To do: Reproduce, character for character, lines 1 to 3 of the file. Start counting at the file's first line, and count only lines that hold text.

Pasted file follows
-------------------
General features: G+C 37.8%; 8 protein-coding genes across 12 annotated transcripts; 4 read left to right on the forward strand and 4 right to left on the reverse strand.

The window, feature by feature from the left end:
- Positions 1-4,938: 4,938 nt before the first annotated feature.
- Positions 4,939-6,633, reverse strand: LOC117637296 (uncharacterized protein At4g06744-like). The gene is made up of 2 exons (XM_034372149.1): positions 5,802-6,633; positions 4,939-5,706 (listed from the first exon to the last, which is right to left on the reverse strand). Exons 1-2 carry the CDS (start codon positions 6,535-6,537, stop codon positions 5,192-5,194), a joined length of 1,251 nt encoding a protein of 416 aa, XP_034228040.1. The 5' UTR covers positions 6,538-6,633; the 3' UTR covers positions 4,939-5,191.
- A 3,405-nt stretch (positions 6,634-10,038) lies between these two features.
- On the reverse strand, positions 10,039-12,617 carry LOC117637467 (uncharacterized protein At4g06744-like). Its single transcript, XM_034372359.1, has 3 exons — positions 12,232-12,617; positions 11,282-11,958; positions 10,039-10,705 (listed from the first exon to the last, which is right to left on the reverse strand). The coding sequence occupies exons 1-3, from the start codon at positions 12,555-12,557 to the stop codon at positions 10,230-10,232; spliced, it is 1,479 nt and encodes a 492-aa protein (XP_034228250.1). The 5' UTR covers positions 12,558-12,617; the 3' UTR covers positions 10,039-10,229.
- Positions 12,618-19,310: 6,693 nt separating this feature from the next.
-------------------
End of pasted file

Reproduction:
General features: G+C 37.8%; 8 protein-coding genes across 12 annotated transcripts; 4 read left to right on the forward strand and 4 right to left on the reverse strand.

The window, feature by feature from the left end:
- Positions 1-4,938: 4,938 nt before the first annotated feature.